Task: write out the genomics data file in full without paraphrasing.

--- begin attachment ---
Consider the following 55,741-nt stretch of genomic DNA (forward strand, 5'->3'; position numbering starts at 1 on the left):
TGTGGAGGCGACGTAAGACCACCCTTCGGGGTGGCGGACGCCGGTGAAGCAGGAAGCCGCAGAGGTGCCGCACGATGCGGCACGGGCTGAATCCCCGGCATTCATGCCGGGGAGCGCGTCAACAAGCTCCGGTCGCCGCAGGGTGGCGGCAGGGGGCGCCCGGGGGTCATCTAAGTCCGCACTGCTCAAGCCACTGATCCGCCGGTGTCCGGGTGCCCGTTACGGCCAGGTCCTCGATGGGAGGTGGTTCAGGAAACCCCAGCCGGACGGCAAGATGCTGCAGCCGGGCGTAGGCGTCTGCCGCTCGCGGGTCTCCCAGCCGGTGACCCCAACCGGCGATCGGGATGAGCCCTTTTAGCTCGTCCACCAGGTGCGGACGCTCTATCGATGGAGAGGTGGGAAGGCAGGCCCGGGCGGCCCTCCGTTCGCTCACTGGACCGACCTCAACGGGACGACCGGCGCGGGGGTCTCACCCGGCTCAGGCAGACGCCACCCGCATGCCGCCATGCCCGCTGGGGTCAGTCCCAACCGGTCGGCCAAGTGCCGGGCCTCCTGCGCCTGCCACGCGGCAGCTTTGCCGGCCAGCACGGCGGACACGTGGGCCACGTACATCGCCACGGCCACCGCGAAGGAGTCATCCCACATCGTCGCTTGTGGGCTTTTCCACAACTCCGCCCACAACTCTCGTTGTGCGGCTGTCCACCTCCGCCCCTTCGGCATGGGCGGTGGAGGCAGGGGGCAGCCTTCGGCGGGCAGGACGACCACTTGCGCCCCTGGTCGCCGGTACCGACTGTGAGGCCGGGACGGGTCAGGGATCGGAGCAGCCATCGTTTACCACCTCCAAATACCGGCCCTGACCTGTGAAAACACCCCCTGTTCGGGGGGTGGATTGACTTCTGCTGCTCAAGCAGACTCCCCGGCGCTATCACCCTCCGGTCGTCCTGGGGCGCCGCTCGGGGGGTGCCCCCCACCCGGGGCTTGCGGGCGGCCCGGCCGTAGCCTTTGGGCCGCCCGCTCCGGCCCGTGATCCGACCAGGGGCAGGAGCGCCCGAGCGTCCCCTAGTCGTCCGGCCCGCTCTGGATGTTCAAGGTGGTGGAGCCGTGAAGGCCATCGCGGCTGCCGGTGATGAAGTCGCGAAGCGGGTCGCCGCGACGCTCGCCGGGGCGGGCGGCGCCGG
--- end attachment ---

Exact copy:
Consider the following 55,741-nt stretch of genomic DNA (forward strand, 5'->3'; position numbering starts at 1 on the left):
TGTGGAGGCGACGTAAGACCACCCTTCGGGGTGGCGGACGCCGGTGAAGCAGGAAGCCGCAGAGGTGCCGCACGATGCGGCACGGGCTGAATCCCCGGCATTCATGCCGGGGAGCGCGTCAACAAGCTCCGGTCGCCGCAGGGTGGCGGCAGGGGGCGCCCGGGGGTCATCTAAGTCCGCACTGCTCAAGCCACTGATCCGCCGGTGTCCGGGTGCCCGTTACGGCCAGGTCCTCGATGGGAGGTGGTTCAGGAAACCCCAGCCGGACGGCAAGATGCTGCAGCCGGGCGTAGGCGTCTGCCGCTCGCGGGTCTCCCAGCCGGTGACCCCAACCGGCGATCGGGATGAGCCCTTTTAGCTCGTCCACCAGGTGCGGACGCTCTATCGATGGAGAGGTGGGAAGGCAGGCCCGGGCGGCCCTCCGTTCGCTCACTGGACCGACCTCAACGGGACGACCGGCGCGGGGGTCTCACCCGGCTCAGGCAGACGCCACCCGCATGCCGCCATGCCCGCTGGGGTCAGTCCCAACCGGTCGGCCAAGTGCCGGGCCTCCTGCGCCTGCCACGCGGCAGCTTTGCCGGCCAGCACGGCGGACACGTGGGCCACGTACATCGCCACGGCCACCGCGAAGGAGTCATCCCACATCGTCGCTTGTGGGCTTTTCCACAACTCCGCCCACAACTCTCGTTGTGCGGCTGTCCACCTCCGCCCCTTCGGCATGGGCGGTGGAGGCAGGGGGCAGCCTTCGGCGGGCAGGACGACCACTTGCGCCCCTGGTCGCCGGTACCGACTGTGAGGCCGGGACGGGTCAGGGATCGGAGCAGCCATCGTTTACCACCTCCAAATACCGGCCCTGACCTGTGAAAACACCCCCTGTTCGGGGGGTGGATTGACTTCTGCTGCTCAAGCAGACTCCCCGGCGCTATCACCCTCCGGTCGTCCTGGGGCGCCGCTCGGGGGGTGCCCCCCACCCGGGGCTTGCGGGCGGCCCGGCCGTAGCCTTTGGGCCGCCCGCTCCGGCCCGTGATCCGACCAGGGGCAGGAGCGCCCGAGCGTCCCCTAGTCGTCCGGCCCGCTCTGGATGTTCAAGGTGGTGGAGCCGTGAAGGCCATCGCGGCTGCCGGTGATGAAGTCGCGAAGCGGGTCGCCGCGACGCTCGCCGGGGCGGGCGGCGCCGG